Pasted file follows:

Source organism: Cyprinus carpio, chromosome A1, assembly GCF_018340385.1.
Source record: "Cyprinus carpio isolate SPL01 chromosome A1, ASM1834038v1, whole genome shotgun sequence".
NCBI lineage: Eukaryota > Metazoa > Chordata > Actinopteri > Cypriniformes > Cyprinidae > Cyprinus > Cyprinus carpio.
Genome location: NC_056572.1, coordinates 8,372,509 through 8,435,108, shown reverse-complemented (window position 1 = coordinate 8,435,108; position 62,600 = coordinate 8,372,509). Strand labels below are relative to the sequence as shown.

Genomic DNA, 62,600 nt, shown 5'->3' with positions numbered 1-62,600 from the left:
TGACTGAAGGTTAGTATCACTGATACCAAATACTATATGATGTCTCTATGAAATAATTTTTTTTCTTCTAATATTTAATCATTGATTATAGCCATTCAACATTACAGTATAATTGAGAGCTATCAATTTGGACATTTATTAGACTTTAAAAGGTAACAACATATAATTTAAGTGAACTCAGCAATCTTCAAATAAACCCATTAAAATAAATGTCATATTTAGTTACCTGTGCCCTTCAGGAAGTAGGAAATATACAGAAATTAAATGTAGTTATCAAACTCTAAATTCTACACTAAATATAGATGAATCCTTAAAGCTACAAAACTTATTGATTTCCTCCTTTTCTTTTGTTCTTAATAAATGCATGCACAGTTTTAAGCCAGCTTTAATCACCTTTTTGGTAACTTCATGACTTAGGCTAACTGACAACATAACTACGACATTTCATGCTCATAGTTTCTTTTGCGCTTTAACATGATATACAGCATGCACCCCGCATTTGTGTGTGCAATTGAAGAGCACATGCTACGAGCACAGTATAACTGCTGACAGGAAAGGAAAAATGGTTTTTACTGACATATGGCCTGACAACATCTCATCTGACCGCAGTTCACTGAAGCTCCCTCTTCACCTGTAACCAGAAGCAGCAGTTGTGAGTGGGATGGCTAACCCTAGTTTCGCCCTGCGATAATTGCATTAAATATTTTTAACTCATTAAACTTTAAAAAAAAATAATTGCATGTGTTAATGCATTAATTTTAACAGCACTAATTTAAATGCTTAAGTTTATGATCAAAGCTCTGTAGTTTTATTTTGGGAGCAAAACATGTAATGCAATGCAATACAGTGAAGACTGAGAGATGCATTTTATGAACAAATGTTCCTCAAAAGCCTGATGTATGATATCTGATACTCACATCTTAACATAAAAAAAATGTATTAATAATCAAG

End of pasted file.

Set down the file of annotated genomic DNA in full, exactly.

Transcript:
Source organism: Cyprinus carpio, chromosome A1, assembly GCF_018340385.1.
Source record: "Cyprinus carpio isolate SPL01 chromosome A1, ASM1834038v1, whole genome shotgun sequence".
NCBI lineage: Eukaryota > Metazoa > Chordata > Actinopteri > Cypriniformes > Cyprinidae > Cyprinus > Cyprinus carpio.
Genome location: NC_056572.1, coordinates 8,372,509 through 8,435,108, shown reverse-complemented (window position 1 = coordinate 8,435,108; position 62,600 = coordinate 8,372,509). Strand labels below are relative to the sequence as shown.

Genomic DNA, 62,600 nt, shown 5'->3' with positions numbered 1-62,600 from the left:
TGACTGAAGGTTAGTATCACTGATACCAAATACTATATGATGTCTCTATGAAATAATTTTTTTTCTTCTAATATTTAATCATTGATTATAGCCATTCAACATTACAGTATAATTGAGAGCTATCAATTTGGACATTTATTAGACTTTAAAAGGTAACAACATATAATTTAAGTGAACTCAGCAATCTTCAAATAAACCCATTAAAATAAATGTCATATTTAGTTACCTGTGCCCTTCAGGAAGTAGGAAATATACAGAAATTAAATGTAGTTATCAAACTCTAAATTCTACACTAAATATAGATGAATCCTTAAAGCTACAAAACTTATTGATTTCCTCCTTTTCTTTTGTTCTTAATAAATGCATGCACAGTTTTAAGCCAGCTTTAATCACCTTTTTGGTAACTTCATGACTTAGGCTAACTGACAACATAACTACGACATTTCATGCTCATAGTTTCTTTTGCGCTTTAACATGATATACAGCATGCACCCCGCATTTGTGTGTGCAATTGAAGAGCACATGCTACGAGCACAGTATAACTGCTGACAGGAAAGGAAAAATGGTTTTTACTGACATATGGCCTGACAACATCTCATCTGACCGCAGTTCACTGAAGCTCCCTCTTCACCTGTAACCAGAAGCAGCAGTTGTGAGTGGGATGGCTAACCCTAGTTTCGCCCTGCGATAATTGCATTAAATATTTTTAACTCATTAAACTTTAAAAAAAAATAATTGCATGTGTTAATGCATTAATTTTAACAGCACTAATTTAAATGCTTAAGTTTATGATCAAAGCTCTGTAGTTTTATTTTGGGAGCAAAACATGTAATGCAATGCAATACAGTGAAGACTGAGAGATGCATTTTATGAACAAATGTTCCTCAAAAGCCTGATGTATGATATCTGATACTCACATCTTAACATAAAAAAAATGTATTAATAATCAAG